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Updated 3:00 PM July 30, 2007




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President, execs tour Google
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Mary Sue Coleman beamed with pride as 40 out of more than 100 Ann Arbor-based Google employees told her what they majored in at the University.

Many said they had earned business, computer science or engineering degrees, but most of the alumni, including division head Grady Burnett, said they graduated with LSA degrees, having studied topics such as anthropology, history, Spanish and psychology.

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“I just couldn’t be prouder of you and what you’re doing,’’ the president told Google’s Ann Arbor team. “Attracting companies like Google is absolutely critical to the transformation of the Michigan economy… To see this be a reality and to look at the energy here in the office … It really is a dream come true.’’

Coleman and four executive officers—vice presidents Cynthia Wilbanks, Jerry May and E. Royster Harper, and U-M-Dearborn Chancellor Daniel Little—traveled three blocks from U-M central administrative offices, bearing gifts of a Michigan flag and two jars of maize and blue M&Ms.

The new home of the Google AdWords division at Division and Liberty offers an intersection where the Google, state of Michigan and U-M cultures blend together.

Like Google workers in other locations, the staff members enjoy free food and drinks in an office with beanbag chairs and colorful super hero and balloon-filled décor. Sometimes staff members even bring their dogs to work. A reflection of their current locale, the Ann Arbor offices also are filled with Michigan images, like a large Mackinac Bridge painting and Kellogg character statues.

Graduates of Michigan’s three research universities dominate the office, which has a bird’s-eye view of major U-M projects like the stadium renovation and North Quad Residential and Academic Complex construction.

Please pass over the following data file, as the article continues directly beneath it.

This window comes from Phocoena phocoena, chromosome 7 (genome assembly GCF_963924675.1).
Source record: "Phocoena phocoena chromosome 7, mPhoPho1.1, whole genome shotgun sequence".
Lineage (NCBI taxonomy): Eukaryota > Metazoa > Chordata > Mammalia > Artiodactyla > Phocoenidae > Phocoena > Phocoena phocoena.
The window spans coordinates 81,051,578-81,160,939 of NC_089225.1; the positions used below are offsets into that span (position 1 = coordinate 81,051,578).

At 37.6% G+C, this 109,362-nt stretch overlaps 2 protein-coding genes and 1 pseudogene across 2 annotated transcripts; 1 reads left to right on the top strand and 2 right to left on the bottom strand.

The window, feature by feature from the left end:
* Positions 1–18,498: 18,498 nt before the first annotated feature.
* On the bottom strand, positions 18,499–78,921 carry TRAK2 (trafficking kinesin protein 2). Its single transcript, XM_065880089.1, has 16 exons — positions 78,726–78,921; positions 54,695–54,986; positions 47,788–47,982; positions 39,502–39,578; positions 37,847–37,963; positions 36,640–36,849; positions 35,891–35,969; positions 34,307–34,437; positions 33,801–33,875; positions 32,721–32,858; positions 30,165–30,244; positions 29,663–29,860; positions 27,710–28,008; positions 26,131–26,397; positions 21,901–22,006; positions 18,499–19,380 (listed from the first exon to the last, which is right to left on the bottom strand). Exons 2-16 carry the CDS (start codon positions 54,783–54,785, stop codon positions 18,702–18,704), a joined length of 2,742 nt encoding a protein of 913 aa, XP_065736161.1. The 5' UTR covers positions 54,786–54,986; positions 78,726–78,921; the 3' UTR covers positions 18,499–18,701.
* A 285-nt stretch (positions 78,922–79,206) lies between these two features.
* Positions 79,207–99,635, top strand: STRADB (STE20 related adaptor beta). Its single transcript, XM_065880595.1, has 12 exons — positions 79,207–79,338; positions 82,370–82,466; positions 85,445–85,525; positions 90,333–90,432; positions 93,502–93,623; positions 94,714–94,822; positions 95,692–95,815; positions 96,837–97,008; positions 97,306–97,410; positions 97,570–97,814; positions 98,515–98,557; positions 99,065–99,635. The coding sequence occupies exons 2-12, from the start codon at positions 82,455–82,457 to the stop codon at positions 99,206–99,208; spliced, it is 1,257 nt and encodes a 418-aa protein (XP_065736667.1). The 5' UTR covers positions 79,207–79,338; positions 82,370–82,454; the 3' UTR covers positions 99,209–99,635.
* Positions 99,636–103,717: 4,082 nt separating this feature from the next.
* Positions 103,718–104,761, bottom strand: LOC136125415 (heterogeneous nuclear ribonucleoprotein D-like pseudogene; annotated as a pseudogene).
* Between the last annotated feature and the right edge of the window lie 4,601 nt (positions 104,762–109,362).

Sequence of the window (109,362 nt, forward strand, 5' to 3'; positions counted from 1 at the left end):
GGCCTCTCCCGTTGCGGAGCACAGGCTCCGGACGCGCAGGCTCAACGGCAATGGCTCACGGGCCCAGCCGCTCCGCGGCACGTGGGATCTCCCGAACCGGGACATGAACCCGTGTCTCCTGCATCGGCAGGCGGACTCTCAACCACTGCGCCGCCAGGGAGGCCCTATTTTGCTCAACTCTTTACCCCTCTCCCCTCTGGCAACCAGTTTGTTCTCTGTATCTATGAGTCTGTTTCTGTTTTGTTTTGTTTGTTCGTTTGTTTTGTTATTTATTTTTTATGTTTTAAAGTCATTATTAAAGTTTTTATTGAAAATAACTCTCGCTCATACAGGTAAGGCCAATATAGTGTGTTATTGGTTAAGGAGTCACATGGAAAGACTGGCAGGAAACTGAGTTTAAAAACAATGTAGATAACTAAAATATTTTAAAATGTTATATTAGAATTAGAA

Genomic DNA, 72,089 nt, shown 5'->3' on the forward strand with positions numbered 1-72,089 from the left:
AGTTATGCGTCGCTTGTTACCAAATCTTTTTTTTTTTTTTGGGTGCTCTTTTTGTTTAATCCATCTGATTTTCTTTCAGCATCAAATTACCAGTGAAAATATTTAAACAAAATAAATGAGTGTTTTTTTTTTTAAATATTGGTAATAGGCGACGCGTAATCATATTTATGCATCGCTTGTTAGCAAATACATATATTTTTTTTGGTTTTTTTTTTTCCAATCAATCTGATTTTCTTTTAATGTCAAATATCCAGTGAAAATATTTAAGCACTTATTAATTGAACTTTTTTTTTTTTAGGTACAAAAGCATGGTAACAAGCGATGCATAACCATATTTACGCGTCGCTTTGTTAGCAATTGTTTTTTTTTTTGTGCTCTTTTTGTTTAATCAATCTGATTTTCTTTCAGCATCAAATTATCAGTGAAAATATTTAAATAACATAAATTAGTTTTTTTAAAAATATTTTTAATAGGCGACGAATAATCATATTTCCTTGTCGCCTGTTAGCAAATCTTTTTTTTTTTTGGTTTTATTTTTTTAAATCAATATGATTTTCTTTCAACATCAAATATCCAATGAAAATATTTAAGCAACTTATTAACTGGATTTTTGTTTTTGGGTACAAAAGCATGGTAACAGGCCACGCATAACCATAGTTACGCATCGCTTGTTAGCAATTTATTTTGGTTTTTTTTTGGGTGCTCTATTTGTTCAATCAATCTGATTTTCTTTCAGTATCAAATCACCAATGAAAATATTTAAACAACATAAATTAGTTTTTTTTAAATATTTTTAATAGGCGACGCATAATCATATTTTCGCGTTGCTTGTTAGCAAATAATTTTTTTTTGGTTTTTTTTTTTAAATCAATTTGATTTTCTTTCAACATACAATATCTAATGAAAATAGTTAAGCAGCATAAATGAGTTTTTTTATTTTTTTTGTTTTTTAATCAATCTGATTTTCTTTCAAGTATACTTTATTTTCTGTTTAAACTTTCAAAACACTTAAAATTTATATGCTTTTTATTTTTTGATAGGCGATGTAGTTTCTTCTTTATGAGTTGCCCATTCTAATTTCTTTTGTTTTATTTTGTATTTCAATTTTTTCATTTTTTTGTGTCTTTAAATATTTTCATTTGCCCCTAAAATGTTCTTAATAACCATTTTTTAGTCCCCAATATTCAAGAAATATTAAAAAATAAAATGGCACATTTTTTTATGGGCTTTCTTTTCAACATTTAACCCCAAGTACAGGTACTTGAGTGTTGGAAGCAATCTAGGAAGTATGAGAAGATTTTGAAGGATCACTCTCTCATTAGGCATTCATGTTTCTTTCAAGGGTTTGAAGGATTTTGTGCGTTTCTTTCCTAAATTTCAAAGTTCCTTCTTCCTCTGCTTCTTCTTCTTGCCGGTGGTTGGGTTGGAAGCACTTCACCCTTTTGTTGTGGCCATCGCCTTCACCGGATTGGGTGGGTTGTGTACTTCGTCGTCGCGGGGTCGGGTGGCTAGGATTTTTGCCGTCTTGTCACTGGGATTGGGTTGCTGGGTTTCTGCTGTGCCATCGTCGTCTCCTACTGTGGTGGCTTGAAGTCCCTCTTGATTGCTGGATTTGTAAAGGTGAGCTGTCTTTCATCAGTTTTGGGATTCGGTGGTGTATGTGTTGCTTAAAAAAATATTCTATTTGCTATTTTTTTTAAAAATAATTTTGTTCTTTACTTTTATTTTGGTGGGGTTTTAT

Coleman’s Google journey began in 2003 when she visited the company’s California headquarters and encouraged company founder and U-M alumnus Larry Page to open an Ann Arbor office. A year after announcing his plans to set up shop near U-M, the division already is in its second Ann Arbor location and growing rapidly. Plans call for creating 1,000 Google jobs in Ann Arbor over the next few years.

President Mary Sue Coleman (right) and Vice President of Student Affairs E. Royster Harper (left) meet with Grady Burnett, director of online sales at Google, during a recent tour of the company's Ann Arbor office. Photo by Lin Jones, U-M Photo Services

The company, whose name has become a verb, began in September 1998—three years after Page, an East Lansing native and son of a Michigan State University computer science professor, graduated from U-M. Today Google is the dominant search engine company with a mission to organize the world’s information. The name Google is considered synonymous with searching. Since going public in 2004 the company’s stock has risen to a market capitalization of more than $158 billion.

In 2005 U-M became one of the nation’s first universities to work with Google to digitize its library collections, and Burnett said the company works with other U-M units as well, including the College of Engineering. This year, the remaining Big Ten Universities joined the project.

Since Google began putting the University collection online, Coleman noted how an obscure magazine from 1860, housed in U-M’s libraries, helped address a current crisis impacting the nation’s bees. People were able to find otherwise forgotten excerpts from the historic magazine via Google. The result: the library experienced a record number of requests for reprints of the book, and lessons learned more than 150 years ago have aided a current crisis.
Burnett said the Ann Arbor location is helping Google attract talent from U-M and its University Research Corridor partners, Michigan State University and Wayne State University, as well as a host of other talented workers from Michigan and other parts of the Midwest. He said the location also is helping to encourage Michigan natives to come back home.

“Google has been one of the biggest drivers of innovation the world has ever seen,’’ Coleman said.

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